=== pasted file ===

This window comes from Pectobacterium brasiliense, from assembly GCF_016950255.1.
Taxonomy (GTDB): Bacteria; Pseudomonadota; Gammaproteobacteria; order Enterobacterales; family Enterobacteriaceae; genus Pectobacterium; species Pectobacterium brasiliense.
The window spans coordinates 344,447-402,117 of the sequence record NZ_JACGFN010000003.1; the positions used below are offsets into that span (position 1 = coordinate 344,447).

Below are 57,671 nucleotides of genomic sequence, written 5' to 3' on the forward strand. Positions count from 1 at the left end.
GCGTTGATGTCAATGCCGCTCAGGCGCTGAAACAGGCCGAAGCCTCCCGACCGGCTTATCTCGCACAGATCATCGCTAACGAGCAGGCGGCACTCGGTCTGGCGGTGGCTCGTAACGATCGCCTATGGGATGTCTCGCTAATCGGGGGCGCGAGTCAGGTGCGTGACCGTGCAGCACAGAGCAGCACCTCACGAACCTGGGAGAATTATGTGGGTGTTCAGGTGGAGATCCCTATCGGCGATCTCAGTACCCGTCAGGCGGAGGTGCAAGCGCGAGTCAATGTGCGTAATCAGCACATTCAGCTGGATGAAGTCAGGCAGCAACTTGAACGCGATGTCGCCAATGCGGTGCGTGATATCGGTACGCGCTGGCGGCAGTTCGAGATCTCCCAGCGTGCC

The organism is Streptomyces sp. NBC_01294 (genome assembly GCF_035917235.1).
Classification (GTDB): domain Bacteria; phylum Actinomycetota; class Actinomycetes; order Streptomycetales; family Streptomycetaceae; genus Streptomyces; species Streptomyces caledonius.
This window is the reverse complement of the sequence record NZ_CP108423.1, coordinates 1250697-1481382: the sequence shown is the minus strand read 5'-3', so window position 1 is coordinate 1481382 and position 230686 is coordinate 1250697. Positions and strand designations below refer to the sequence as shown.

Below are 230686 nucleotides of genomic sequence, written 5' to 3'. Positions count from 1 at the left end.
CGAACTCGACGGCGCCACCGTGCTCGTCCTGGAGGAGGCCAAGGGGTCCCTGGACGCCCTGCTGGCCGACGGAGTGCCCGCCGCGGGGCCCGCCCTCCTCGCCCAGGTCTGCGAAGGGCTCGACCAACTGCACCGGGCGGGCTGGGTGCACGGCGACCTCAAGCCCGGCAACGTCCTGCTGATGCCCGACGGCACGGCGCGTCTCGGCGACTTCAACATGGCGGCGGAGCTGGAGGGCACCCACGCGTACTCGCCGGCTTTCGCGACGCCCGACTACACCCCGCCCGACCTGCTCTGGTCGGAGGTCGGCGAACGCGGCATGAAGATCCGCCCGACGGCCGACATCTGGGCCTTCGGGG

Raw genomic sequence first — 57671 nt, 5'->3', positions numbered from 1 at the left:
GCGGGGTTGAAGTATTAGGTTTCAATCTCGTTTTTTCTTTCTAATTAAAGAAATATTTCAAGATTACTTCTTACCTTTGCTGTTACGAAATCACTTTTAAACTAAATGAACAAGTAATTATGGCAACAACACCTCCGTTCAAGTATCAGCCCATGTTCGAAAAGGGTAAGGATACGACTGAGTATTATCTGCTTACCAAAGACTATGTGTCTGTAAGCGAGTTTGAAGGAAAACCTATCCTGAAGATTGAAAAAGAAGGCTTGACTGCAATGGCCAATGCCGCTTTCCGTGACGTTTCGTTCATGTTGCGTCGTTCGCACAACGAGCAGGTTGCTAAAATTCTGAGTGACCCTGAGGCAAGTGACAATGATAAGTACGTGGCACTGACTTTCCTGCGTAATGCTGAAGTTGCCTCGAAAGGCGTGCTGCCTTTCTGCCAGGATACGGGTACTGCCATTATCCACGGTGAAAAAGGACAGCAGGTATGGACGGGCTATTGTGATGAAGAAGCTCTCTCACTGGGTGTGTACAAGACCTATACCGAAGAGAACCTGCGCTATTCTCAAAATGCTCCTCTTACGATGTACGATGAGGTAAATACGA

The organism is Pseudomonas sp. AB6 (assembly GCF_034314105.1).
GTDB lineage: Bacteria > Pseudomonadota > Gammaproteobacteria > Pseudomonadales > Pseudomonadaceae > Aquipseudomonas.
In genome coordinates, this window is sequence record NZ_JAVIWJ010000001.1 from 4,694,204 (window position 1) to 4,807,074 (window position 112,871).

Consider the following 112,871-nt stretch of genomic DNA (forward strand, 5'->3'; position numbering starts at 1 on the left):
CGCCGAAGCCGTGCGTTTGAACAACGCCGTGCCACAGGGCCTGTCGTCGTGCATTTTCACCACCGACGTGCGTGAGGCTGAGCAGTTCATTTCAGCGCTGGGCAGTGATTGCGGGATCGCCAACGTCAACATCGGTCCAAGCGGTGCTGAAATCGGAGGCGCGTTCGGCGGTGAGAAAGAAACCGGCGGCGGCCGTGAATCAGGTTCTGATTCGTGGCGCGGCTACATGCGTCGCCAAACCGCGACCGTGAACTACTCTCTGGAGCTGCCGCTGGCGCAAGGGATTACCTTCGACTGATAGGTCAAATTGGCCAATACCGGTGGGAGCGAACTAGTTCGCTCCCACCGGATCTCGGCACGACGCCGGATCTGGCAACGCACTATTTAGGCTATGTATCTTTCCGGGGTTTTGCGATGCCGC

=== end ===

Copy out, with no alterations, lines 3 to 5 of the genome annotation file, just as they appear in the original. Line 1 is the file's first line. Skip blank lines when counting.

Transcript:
The window spans coordinates 344,447-402,117 of the sequence record NZ_JACGFN010000003.1; the positions used below are offsets into that span (position 1 = coordinate 344,447).

Below are 57,671 nucleotides of genomic sequence, written 5' to 3' on the forward strand. Positions count from 1 at the left end.
GCGTTGATGTCAATGCCGCTCAGGCGCTGAAACAGGCCGAAGCCTCCCGACCGGCTTATCTCGCACAGATCATCGCTAACGAGCAGGCGGCACTCGGTCTGGCGGTGGCTCGTAACGATCGCCTATGGGATGTCTCGCTAATCGGGGGCGCGAGTCAGGTGCGTGACCGTGCAGCACAGAGCAGCACCTCACGAACCTGGGAGAATTATGTGGGTGTTCAGGTGGAGATCCCTATCGGCGATCTCAGTACCCGTCAGGCGGAGGTGCAAGCGCGAGTCAATGTGCGTAATCAGCACATTCAGCTGGATGAAGTCAGGCAGCAACTTGAACGCGATGTCGCCAATGCGGTGCGTGATATCGGTACGCGCTGGCGGCAGTTCGAGATCTCCCAGCGTGCC